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Uncomfortable news on lubes for anal sex

Gus Cairns
Published: 03 February 2012

Commercially available sexual lubricants may increase people’s susceptibility to sexually transmitted infection (STIs), US scientists reported recently. A study found that people who consistently used shop-bought ‘lubes’ for anal sex were three times more likely to have an STI than people who did not.

The study1 confirms results announced at the 2010 International Microbicides Conference. It found that people who had consistently used commercially available lubricants while being the passive partner in anal sex over the last month (the last year if female) were three times more likely to test positive for syphilis, rectal gonorrhoea or chlamydia than people who had not.

Details of the study

The study took a mixed population of women and gay men and asked them whether they had had receptive anal sex in the last year and month, whether they had used commercially sold lubes and, if so, what kind: were they water-based (e.g. KY), silicone-based (e.g. ID Millennium) or oil-based (e.g. Crisco). They also tested participants for rectal chlamydia and gonorrhoea with a swab and took a blood test for syphilis.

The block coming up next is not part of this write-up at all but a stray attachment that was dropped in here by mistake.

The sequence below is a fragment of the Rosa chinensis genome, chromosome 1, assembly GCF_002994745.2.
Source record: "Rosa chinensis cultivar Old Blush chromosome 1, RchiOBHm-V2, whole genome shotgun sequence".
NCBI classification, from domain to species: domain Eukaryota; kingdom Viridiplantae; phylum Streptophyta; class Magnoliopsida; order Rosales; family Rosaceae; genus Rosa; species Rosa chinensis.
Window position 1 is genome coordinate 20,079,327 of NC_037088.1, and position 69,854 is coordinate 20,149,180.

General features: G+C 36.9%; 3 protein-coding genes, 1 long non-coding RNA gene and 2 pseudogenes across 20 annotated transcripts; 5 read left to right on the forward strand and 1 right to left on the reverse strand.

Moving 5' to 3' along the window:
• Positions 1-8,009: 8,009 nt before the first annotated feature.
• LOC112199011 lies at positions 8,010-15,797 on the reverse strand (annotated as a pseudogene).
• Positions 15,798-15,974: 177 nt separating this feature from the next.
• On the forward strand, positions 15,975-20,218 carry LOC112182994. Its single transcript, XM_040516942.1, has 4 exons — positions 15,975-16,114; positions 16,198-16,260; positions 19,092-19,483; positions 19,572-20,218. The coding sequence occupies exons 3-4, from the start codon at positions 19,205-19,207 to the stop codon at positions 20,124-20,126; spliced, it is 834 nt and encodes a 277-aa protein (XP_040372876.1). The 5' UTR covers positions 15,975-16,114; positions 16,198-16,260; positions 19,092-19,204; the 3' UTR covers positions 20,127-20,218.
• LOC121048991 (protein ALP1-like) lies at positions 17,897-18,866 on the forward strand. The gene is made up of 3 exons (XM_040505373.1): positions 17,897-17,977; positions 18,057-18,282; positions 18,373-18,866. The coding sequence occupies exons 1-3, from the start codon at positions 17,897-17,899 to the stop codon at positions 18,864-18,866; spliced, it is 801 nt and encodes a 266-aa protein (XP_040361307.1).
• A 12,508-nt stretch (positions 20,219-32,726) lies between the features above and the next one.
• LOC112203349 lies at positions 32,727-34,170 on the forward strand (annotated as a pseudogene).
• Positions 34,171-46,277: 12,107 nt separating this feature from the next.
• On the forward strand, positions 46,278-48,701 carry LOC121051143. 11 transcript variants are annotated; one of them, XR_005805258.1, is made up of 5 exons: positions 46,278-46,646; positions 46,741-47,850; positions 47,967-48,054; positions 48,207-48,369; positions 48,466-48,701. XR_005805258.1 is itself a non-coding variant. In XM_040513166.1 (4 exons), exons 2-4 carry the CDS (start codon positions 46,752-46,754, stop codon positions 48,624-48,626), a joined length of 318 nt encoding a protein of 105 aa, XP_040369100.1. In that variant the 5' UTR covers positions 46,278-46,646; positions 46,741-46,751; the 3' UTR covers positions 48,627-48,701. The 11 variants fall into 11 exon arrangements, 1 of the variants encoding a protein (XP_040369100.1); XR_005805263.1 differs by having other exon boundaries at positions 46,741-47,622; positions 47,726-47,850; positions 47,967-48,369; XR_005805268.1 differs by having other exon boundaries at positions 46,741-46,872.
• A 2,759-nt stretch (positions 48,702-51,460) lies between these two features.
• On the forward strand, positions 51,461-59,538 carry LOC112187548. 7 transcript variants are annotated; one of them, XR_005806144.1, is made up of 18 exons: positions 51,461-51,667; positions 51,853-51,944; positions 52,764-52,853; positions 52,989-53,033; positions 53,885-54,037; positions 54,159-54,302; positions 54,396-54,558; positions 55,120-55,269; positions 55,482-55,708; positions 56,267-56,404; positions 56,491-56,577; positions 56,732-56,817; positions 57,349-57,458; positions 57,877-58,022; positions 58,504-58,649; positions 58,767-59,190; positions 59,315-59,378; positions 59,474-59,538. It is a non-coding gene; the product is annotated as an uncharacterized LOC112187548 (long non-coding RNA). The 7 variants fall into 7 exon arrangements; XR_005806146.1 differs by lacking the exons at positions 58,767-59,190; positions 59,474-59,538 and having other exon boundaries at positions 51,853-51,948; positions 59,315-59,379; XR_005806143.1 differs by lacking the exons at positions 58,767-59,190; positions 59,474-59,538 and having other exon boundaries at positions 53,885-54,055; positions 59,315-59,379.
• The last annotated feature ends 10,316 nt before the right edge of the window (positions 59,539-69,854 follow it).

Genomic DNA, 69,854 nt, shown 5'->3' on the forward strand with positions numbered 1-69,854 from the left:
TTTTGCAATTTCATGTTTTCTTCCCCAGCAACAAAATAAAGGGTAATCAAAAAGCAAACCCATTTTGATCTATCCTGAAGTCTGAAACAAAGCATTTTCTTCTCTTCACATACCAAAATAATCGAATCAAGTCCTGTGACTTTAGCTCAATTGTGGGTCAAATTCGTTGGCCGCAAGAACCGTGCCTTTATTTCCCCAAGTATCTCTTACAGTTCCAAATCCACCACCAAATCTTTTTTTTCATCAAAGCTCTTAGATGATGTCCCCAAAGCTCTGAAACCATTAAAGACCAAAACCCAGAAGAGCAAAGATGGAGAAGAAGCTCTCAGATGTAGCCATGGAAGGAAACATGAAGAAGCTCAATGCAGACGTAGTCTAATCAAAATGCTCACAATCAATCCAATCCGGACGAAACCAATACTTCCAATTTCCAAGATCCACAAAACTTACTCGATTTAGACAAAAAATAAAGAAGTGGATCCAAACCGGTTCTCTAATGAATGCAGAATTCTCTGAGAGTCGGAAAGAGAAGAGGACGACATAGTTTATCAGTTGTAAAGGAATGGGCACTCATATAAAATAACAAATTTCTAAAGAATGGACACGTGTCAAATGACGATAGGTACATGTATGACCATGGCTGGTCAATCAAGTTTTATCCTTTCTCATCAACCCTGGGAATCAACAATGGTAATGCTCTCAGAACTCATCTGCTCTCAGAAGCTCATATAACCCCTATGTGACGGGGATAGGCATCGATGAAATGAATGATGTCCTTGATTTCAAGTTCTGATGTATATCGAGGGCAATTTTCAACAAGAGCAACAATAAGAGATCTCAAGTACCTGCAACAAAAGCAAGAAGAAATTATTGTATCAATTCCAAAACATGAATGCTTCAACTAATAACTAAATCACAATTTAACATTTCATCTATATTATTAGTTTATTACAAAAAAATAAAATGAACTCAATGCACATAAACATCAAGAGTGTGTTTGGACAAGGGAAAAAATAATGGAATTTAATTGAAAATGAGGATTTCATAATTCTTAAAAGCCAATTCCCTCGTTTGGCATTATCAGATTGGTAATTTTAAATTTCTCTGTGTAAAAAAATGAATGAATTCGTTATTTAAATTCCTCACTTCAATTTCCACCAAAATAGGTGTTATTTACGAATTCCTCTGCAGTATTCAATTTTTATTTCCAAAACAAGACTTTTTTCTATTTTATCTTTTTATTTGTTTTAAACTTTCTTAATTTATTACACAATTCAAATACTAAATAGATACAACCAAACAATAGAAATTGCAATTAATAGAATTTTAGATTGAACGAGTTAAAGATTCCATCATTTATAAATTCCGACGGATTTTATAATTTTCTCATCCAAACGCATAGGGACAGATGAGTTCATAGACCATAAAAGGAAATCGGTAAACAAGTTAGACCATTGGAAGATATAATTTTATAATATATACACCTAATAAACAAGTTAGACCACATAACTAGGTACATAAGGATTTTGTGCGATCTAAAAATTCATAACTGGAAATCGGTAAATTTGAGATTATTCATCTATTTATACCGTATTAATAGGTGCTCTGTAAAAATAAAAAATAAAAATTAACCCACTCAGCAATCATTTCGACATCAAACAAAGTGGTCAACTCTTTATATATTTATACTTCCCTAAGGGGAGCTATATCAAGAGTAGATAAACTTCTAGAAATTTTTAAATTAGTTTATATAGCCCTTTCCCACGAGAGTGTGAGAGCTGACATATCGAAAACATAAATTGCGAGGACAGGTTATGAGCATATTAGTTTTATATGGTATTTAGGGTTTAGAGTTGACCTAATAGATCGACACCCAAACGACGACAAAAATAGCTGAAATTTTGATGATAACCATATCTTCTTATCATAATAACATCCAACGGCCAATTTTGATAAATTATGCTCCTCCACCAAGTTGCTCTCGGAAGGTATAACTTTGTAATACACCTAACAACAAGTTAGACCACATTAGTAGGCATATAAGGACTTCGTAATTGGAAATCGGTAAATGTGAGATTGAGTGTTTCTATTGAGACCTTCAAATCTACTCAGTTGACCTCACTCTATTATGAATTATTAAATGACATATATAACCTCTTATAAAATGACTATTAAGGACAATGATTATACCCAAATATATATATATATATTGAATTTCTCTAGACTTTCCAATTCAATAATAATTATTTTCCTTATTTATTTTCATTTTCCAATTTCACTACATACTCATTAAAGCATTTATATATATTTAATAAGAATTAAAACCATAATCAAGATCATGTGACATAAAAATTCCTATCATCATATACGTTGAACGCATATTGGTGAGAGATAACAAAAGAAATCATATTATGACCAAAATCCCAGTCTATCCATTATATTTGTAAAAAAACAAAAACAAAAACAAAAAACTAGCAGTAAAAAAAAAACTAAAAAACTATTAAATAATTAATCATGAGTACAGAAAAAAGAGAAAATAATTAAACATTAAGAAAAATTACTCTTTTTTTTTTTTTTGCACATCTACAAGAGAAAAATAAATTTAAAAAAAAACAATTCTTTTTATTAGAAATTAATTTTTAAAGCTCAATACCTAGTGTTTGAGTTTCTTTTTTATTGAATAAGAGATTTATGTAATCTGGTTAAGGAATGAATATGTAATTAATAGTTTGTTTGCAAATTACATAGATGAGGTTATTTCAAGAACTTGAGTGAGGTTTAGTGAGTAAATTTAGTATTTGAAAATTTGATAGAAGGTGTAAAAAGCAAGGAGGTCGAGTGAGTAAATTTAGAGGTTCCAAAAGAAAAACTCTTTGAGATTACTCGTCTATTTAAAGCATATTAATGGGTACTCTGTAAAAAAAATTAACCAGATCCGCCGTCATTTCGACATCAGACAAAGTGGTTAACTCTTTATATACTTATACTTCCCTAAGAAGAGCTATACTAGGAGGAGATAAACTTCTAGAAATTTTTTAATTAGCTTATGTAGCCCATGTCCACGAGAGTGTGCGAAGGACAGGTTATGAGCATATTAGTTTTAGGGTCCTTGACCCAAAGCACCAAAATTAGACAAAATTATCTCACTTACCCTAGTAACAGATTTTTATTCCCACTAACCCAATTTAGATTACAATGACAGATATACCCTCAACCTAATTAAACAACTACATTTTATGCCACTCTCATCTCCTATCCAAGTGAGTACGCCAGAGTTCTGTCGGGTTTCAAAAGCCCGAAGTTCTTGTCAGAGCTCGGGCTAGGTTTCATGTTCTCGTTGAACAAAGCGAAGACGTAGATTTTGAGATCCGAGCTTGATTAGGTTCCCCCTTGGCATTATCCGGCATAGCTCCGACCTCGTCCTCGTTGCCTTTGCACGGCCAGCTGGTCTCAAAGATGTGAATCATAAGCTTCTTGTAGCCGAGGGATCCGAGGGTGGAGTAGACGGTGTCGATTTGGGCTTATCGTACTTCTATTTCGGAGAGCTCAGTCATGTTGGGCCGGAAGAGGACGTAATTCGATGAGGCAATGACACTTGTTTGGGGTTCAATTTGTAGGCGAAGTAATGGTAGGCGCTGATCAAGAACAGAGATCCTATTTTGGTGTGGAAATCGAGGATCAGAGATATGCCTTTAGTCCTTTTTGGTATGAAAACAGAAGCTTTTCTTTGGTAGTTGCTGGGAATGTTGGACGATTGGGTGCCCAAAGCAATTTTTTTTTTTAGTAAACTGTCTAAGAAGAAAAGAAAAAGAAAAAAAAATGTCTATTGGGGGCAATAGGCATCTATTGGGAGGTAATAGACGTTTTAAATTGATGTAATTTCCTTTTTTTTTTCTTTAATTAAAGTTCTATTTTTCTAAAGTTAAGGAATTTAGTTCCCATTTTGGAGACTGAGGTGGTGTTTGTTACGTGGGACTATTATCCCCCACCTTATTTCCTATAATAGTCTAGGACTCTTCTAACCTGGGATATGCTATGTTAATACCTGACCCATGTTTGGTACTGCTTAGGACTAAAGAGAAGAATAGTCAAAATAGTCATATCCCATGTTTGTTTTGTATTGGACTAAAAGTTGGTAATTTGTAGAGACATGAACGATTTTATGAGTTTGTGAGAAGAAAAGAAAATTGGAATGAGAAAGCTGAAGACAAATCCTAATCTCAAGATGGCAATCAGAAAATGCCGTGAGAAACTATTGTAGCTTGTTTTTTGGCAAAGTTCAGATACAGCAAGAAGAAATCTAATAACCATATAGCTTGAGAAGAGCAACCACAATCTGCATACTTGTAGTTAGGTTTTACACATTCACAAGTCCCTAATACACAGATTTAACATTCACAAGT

Because women tended to have anal sex only occasionally, one important distinction was that the definition of regular receptive anal sex was ‘during the last month’ for the men but ‘during the last year’ for the women.

The average age of participants was 39; 46% were women and 54% gay men. HIV status varied by age: 14% of 18 to 25 year-olds had HIV versus 37% of 26 to 35 year-olds. Over half (53%) were African-American, 18% Hispanic and 23% white.

The advice still stands that using condoms plus silicone- or water-based lube is the best way to avoid STIs.

Very few people reported one-off or casual anal intercourse: only 5% of people reported they had had a one-off sexual encounter involving anal sex during the last month (last year if a woman). In contrast, 56% reported anal sex during the last month (last year if a woman) with a main partner.